In the third installment of CNBC Make It's new series HR Confidential, a New York-based human resources professional with nearly five years of experience tells Ruth Umoh about a violent confrontation when an employee referred to a transgender co-worker by the wrong pronoun.
The below is told in the HR pro's own words, and has been edited for length and clarity.
I was working in corporate HR for a retail company that had a bunch of small boutique stores. One of those stores employed a transgender woman who asked to be referred to as "she" and "her."
In that same store, there was a co-worker who could not seem to comprehend that the transgender employee wanted to be called by those preferred gender pronouns. The co-worker kept slipping up and referring to the woman as "him" and "he."
This happened consistently for many weeks and the transgender woman was becoming very upset.
One Friday evening, the co-worker once again referred to the transgender employee with the incorrect gender pronoun. At the time, the transgender woman happened to be slicing soap so there was a knife in her hand. She just lost it.
The transgender employee clenched the knife, lifted it up to the co-worker and threatened her, saying she was going to kill her for calling her the wrong pronoun.
The co-worker immediately reached for a phone and called the cops. The police were initially going to arrest the transgender employee but the co-worker decided not to press charges. She did, however, obtain a restraining order against the transgender woman.
I received a call about this incident late Friday evening. Because I observe Shabbat, my phone was turned off. When I finally heard what happened later that night, I panicked. I requested that both employees be sent home through the weekend, which gave me time to get all the information that I could from the police. Over the next two days, I began to unravel the situation and figure out what had happened.
Luckily, the death threat occurred around 6 p.m. when there weren't any customers in the store. However, there had been prior incidents during which the two employees had engaged in full-blown arguments with customers present.
We brought the transgender woman into the corporate office on Monday to hear her side of the story.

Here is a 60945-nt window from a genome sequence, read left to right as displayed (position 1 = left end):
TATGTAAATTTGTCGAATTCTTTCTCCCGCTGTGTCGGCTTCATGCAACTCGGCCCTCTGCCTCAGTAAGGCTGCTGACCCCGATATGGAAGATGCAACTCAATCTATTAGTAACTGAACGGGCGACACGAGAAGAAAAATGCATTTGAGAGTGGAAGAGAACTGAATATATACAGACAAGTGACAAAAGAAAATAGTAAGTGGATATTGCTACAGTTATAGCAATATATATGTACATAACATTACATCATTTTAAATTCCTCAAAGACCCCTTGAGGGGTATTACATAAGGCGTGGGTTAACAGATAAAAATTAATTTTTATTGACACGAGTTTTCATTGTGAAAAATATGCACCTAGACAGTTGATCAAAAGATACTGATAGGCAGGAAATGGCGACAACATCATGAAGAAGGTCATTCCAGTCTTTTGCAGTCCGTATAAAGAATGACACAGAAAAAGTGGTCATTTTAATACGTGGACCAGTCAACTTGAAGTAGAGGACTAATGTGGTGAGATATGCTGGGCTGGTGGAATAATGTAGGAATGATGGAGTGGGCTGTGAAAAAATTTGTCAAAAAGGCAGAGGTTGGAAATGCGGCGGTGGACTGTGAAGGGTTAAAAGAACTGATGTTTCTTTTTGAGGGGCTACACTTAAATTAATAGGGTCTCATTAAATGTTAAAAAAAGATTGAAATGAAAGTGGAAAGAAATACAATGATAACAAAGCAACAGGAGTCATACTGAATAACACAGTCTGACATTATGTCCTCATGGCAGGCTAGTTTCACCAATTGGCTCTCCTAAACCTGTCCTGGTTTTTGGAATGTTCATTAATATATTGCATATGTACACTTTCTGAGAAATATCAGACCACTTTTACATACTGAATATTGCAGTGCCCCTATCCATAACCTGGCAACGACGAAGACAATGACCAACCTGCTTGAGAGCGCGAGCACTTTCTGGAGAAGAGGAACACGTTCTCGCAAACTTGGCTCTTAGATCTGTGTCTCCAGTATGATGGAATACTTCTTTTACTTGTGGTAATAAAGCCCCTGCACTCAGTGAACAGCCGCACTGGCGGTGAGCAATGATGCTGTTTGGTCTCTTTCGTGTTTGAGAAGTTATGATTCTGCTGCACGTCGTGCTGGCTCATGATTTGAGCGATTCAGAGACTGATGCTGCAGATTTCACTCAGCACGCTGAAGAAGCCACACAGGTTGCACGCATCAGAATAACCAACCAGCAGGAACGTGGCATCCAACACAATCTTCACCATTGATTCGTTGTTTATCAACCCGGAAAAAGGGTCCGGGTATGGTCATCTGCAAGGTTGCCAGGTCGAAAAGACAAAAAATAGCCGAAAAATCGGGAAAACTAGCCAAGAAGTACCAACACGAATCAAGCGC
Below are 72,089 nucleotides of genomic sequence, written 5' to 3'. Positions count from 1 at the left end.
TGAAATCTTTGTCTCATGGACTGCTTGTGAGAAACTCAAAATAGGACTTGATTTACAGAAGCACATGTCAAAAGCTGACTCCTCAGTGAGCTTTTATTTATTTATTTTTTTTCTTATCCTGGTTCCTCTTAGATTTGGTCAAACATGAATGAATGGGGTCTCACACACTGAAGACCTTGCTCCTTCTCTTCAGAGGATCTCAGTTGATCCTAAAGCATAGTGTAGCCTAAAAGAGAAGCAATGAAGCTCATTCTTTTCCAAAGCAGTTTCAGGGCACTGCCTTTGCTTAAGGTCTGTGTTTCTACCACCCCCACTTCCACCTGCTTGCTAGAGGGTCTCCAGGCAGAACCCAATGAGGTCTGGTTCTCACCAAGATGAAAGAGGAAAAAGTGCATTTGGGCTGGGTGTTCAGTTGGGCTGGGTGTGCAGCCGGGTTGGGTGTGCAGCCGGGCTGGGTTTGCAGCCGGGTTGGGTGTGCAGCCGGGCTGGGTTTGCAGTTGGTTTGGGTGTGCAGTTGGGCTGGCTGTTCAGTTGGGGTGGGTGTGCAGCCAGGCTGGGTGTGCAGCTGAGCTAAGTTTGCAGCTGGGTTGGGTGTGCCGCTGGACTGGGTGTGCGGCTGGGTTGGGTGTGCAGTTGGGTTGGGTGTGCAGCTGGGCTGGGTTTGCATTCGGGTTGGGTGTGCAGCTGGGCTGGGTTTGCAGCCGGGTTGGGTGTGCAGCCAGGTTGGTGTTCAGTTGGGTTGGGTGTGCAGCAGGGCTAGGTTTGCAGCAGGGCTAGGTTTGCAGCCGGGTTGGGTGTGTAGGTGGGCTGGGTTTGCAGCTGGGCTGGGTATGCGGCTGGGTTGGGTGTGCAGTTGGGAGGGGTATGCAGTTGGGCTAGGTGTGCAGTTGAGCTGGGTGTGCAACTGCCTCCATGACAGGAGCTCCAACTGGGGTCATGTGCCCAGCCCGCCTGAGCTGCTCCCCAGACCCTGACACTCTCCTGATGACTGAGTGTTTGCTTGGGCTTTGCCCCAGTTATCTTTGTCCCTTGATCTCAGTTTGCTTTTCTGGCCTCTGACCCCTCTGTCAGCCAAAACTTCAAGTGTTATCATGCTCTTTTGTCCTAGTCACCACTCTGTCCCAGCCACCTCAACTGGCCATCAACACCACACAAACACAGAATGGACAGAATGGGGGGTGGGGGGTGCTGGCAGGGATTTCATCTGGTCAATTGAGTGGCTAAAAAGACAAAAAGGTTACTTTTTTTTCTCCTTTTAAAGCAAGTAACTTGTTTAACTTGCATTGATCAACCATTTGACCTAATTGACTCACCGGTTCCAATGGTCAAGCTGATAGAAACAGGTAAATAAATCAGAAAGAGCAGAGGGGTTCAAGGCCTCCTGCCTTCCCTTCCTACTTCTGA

She talked about how difficult her life is: She'd been disowned by her family, left out on the streets and had to do horrific things just to make money and stay alive.
She told us that this altercation stems from the pain that she's been through and that the reason she's so defensive is because she has so much pent-up anger. She also said it's unfair that she felt unsafe in her workplace and that she shouldn't have to defend her job and identity.
Despite all of these sensitivities and after hearing her rationale, we just had to let her go. At the end of the day, she threatened another employee with a knife.
The main question for us was, 'Well, if there's a restraining order and they both work for the company, what's our responsibility?' Coupled with the physical altercation, we told the transgender employee that we, unfortunately, could not continue to employ her.
However, what we tried to explain to her is that we hear her personal story, we don't judge her for her personal story and we think that she has every right to be upset. But the main issue was how she dealt with the problem when she became upset. For that, we had to let her go.
We also spoke with the co-worker whose life was threatened. She told us that she didn't mean to be ignorant, for lack of a better word. She said she was an open-minded person but she just wasn't familiar with the transgender community.
She also explained that up until then, she had really liked the transgender employee. She had wanted to call her by the correct gender pronoun but simply made a careless error and slipped up a handful of times.
I told her that I understood where she was coming from because mistakes do happen. On the other hand, this is an evolving world. So, yes, this issue is new for people but she also needs to be more aware. She was the only person in the store who continuously got the employee's gender pronouns wrong.
Although we did not end up reprimanding her, I really emphasized that we need to make sure that we're paying extra attention to how we're using our words and also conscious of how we're treating our co-workers.
Editor's note: The onus is on the employer to create a safe work environment for transgender employees, says Kayley Whalen, an activist at the National LGBTQ Task Force. If a transgender employee feels mistreated, Whalen recommends that they document the harassment, notify HR and pursue legal action if the behavior continues.
HR Confidential is a new series focusing on the issues HR managers face and their most memorable workplace stories. If you'd like to tell your story, email firstname.lastname@example.org.
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